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--- Data transmission ---

3.1.6

Define the terms: protocol, data packet.

 

Teaching Note:

 

Sample Question:

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JSR Notes:

 

- A general definition of protocol (to help you understand the meaning of the word):

A set of rules/guidelines that help with interaction between individuals or devices. For example: if you visit the Queen of England, bowing is part of the protocol. The various protocols here in Thailand surrounding how you interact with elders and religious people is another interesting example.

Another appropriate example when learning about networks would be the set of rules, or the protocol, for addressing and sending a letter. The protocol is to put the destination address in the middle front of the envelope, and to put the sender's address in the upper left hand corner of the envelope. And there are a set of rules which determine the way the addresses are formatted, for example, the number of digits in the postal code. The stamps - whose total value determination follows more rules - go in the upper right hand corner.

- Networking definition of a protocol:

A network protocol is an agreed upon collection of rules that servers, computers and other devices which transfer data back and forth, must follow in order for the transmissions to be successful. Rules include things like how the data is to be formatted and packaged, and whether or not data compression is allowed.

 

 

- Data packet (I'll give you two definitions - one more basic and one more involved; pick the one you like best, or come up with your own based on these two):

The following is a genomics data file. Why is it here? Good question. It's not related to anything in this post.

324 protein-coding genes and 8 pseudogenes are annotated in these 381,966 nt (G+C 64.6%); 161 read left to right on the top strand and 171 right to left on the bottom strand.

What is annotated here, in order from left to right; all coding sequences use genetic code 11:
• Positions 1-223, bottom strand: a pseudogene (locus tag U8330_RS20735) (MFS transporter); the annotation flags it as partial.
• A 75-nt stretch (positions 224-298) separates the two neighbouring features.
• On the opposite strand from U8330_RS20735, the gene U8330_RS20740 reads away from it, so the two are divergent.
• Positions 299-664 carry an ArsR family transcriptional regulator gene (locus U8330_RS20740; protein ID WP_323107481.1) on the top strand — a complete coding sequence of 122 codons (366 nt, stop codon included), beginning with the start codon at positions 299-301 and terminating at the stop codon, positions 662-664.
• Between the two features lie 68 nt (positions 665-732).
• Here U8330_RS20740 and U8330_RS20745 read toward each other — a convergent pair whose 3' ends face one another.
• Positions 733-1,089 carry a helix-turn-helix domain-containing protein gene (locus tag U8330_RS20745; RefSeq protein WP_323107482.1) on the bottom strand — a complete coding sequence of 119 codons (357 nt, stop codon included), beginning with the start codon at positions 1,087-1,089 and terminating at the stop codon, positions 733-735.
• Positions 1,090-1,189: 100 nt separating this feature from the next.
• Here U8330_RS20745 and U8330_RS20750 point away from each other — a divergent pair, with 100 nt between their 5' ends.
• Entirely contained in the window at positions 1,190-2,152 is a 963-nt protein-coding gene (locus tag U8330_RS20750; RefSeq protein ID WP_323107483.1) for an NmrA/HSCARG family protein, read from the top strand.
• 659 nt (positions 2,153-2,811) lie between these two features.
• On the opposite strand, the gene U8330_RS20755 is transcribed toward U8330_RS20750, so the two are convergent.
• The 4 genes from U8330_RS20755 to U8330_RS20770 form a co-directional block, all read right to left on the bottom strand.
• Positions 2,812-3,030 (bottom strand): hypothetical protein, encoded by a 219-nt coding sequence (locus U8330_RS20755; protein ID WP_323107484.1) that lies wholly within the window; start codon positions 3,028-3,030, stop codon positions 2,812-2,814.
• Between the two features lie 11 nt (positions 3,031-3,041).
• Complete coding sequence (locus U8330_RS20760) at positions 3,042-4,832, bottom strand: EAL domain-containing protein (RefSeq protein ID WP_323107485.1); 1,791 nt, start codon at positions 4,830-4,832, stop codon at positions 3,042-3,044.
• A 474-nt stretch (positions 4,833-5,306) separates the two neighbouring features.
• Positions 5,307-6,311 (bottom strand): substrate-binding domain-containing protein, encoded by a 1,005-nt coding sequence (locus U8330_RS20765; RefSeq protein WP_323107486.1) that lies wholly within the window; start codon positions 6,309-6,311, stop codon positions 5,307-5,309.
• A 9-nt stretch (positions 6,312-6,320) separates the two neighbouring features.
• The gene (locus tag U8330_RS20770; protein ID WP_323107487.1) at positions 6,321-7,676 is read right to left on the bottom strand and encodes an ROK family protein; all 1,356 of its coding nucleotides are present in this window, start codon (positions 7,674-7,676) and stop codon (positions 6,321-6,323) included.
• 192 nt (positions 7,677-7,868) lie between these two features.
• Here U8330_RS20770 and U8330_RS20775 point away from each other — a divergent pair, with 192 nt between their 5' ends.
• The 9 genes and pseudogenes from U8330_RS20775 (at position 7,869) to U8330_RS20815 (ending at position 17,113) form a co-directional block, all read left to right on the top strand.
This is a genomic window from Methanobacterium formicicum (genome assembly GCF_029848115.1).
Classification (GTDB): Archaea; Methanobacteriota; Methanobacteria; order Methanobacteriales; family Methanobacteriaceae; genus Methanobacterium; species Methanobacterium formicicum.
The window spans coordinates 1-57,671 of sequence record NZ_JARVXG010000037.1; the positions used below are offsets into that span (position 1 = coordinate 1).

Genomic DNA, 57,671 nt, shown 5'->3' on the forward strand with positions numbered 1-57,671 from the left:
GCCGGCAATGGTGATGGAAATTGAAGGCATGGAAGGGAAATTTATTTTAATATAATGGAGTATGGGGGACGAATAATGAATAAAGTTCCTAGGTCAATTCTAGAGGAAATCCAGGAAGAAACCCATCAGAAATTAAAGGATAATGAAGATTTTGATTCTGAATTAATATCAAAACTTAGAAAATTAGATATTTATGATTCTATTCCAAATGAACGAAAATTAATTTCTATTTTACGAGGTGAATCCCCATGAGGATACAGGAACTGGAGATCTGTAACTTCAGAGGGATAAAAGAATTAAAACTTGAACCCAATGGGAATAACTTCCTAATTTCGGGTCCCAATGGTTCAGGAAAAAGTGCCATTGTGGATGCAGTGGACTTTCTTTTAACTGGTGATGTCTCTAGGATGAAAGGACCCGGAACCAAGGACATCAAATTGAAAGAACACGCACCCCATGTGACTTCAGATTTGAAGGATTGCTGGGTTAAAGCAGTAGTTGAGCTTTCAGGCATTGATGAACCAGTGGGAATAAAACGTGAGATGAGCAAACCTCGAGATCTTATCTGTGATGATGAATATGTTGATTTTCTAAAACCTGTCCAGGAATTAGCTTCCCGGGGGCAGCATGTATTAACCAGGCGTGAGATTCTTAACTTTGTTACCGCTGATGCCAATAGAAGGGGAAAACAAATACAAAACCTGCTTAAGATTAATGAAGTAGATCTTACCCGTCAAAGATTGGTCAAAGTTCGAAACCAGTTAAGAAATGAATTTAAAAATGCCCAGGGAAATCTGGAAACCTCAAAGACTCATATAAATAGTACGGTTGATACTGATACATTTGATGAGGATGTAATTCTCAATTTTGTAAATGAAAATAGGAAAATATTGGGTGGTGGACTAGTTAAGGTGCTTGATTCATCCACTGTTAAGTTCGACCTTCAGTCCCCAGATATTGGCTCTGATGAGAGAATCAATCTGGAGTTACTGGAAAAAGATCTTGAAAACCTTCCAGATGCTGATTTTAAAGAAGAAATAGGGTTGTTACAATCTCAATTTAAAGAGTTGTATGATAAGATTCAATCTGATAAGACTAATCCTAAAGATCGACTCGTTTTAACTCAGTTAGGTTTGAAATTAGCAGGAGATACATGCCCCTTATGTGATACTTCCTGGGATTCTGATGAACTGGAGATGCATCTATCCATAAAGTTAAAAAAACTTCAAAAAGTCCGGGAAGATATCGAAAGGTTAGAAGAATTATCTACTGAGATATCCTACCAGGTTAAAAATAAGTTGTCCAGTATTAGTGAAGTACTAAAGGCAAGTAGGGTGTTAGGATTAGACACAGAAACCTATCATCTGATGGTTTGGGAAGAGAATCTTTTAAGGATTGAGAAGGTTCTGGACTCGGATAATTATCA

Option 1: A data packet is a discrete group of bits of a certain length which are sent across a network; they include not only the data "payload", but also important information about the packet to help it get to its destination.

Option 2: A data packet is a single discrete group of bits, a certain length, that travels along a given network path. It is composed of a header and a payload. The header includes important information required by the protocol for the transfer of the data, such as the origin address and the destination address, and the order in which the data packet is to go when the complete file is reassembled. The payload is the raw data itself.

 

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You'll note that in the one most commonly used networking protocol for the Internet, TCP/IP, the rules for data packets are defined in the "IP" ("Internet Protocol") part of it.


And also note that we will do much more to describe packets in 3.1.11, which is about packet switching networks.